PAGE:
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Safety and Counseling

Safety and Counseling

Safety and Counseling

 

MARCY CONTI
Directorate of Assessments and Prevention
ARAP Division
U.S. Army Combat Readiness Center
Fort Rucker, Alabama

 

The U.S. Army Combat Readiness Center’s Army Readiness Assessment Program (ARAP) Division recently disseminated a survey to gain information on the frequency of counseling for Soldiers by leaders on topics related to on- and off-duty safety. Survey questions asked respondents if they thought they could report safety violations during counseling without fear of reprisal, whether periodic counseling gave Soldiers opportunities for effective dialogue with leadership, and what made counseling sessions more effective or ineffective.

A total of 12,367 surveys were completed by all ranks, including junior enlisted (31%), junior noncommissioned officers (NCOs) (34%), senior NCOs (18%), junior officers (9%), senior officers (5%), junior warrant officers (2%) and senior warrant officers (2%). Surveys were received from 23 major U.S. Army commands, with the highest contributors being FORSCOM (25%), USARC (21%), TRADOC (12%), USARNG (12%), USASOC (7%) and MEDCOM (6%).

Favorable results showed that 8,122 (65.7%) respondents said they were often counseled on topics related to on-duty safety. Responses on 10,155 (82.1%) surveys indicated that Soldiers strongly agreed or agreed they were counseled on reporting safety violations without fear of reprisal. A lower percentage, 68.8% (8,514 respondents), said they were often counseled on topics related to off-duty safety.

A total of 9,782 (79.1%) respondents strongly agreed or agreed that counseling afforded them an opportunity to have an effective verbal dialogue with their leadership, while unfavorable results showed that 34% of respondents said they seldom or never received counseling related to on-duty topics. Additionally, 31% said they seldom or never received off-duty topic counseling. A total of 18% of respondents disagreed or strongly disagreed that counseling included reporting safety violations without fear of reprisal. Finally, 21% of responses indicated effective dialogue did not occur with leaders during periodic counseling.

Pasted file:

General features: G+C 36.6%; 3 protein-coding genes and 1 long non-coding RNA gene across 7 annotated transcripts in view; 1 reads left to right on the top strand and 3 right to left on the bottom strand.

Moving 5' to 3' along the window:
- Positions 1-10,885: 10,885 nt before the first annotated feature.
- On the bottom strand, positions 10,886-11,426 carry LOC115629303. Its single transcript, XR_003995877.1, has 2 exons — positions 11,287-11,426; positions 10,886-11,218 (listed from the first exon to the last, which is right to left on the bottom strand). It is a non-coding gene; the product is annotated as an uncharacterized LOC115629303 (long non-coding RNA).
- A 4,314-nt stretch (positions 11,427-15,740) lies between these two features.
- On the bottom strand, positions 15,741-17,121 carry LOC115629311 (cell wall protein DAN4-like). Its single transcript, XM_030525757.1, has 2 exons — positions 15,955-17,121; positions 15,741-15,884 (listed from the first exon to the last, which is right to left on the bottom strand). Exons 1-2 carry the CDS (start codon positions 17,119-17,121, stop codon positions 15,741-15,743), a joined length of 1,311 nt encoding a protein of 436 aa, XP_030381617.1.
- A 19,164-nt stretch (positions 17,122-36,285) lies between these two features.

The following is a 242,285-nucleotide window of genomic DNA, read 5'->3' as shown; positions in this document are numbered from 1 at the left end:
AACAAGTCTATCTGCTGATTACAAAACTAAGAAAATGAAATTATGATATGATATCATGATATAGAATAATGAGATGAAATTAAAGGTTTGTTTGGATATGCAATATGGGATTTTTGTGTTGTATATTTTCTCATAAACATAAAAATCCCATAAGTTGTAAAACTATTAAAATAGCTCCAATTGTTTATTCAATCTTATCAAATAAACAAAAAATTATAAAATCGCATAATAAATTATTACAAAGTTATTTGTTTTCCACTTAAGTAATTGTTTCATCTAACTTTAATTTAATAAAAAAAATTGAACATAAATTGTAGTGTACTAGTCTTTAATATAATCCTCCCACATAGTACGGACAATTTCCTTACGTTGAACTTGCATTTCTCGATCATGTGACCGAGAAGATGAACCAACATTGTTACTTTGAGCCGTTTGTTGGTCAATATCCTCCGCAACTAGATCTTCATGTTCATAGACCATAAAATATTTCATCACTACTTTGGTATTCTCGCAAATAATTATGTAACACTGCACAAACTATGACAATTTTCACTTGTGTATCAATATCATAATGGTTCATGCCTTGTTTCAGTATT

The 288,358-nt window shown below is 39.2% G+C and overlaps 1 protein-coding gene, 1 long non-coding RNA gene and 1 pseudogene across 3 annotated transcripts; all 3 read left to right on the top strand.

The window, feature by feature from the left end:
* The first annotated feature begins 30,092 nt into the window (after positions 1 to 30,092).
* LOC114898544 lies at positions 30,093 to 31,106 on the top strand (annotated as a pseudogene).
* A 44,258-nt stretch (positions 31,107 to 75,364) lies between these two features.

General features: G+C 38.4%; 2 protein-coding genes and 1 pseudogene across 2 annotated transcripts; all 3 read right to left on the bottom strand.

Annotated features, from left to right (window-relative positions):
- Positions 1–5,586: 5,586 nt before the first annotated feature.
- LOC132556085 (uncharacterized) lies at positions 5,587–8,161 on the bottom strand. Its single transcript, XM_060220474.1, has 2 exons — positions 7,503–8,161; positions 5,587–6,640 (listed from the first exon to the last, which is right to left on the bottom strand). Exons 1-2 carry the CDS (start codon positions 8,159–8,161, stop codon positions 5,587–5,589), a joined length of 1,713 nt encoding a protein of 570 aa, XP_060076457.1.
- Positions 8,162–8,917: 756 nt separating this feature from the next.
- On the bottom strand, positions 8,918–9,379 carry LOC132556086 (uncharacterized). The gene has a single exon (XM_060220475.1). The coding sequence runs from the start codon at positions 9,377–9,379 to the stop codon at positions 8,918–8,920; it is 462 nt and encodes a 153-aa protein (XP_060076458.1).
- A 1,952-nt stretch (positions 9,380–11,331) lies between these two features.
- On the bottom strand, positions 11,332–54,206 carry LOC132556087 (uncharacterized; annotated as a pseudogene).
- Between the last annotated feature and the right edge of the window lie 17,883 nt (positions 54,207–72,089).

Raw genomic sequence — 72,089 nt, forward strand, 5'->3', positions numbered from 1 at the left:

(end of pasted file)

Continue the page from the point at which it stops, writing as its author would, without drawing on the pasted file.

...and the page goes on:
Respondents were also able to write in comments related to what made counseling sessions more or less efficient. The most common reasons for more effective counseling sessions were constructive criticism that led to goal-setting and personal development, individualized open communication without interruptions, and written follow-ups. Respondents perceived counseling sessions to be ineffective when they were completed just because they were required, at low frequency, impersonal, repetitive, and without follow up. Many comments stated that counseling was ineffective simply because it was not conducted enough.

In conclusion, leaders had dialogues often with Soldiers regarding on- and off-duty safety. During these meetings, individuals revealed that they know safety violations can be reported without fear of reprisal; and Soldiers view periodic counseling as an opportunity to have an effective dialogue with their leadership.

 

FYI

ARAP offers a glimpse into an organization's safety climate and culture, affording leadership honest feedback from personnel assigned to the command. The program compiles the perceptions of the organizational climate with an emphasis on safety concerns. Participation in ARAP is mandatory for commanders and directors at the battalion and directorate level within the first 90 days of taking command. It is highly recommended that a second survey is administered at their mid-tour milestone. Leaders also have the option to survey their Soldiers annually. Visit ARAP at https://arap.safety.army.mil.

 

 

  • 18 November 2020
  • Author: USACRC Editor
  • Number of views: 766
  • Comments: 0
Categories: On-DutyWorkplace
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